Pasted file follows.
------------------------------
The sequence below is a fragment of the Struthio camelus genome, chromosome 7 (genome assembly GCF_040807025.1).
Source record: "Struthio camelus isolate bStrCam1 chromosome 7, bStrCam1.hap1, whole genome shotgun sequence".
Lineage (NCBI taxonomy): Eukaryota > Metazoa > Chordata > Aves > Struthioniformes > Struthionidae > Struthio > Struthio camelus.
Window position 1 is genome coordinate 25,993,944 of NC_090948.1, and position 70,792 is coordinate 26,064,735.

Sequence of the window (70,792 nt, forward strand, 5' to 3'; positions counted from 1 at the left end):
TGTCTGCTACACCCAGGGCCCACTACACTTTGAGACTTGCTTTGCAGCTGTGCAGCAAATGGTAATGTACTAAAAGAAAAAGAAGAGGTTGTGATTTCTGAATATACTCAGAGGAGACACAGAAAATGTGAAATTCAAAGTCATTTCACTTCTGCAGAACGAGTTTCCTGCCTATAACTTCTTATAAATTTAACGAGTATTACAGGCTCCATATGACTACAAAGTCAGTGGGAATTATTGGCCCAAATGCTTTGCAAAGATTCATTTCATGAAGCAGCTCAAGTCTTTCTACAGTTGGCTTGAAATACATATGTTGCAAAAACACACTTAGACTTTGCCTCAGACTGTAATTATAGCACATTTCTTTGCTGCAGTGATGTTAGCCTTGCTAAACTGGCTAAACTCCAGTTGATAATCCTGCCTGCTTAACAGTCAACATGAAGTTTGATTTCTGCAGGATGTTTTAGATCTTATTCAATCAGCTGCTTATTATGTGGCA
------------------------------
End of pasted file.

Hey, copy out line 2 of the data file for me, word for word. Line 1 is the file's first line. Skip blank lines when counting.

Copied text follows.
Source record: "Struthio camelus isolate bStrCam1 chromosome 7, bStrCam1.hap1, whole genome shotgun sequence".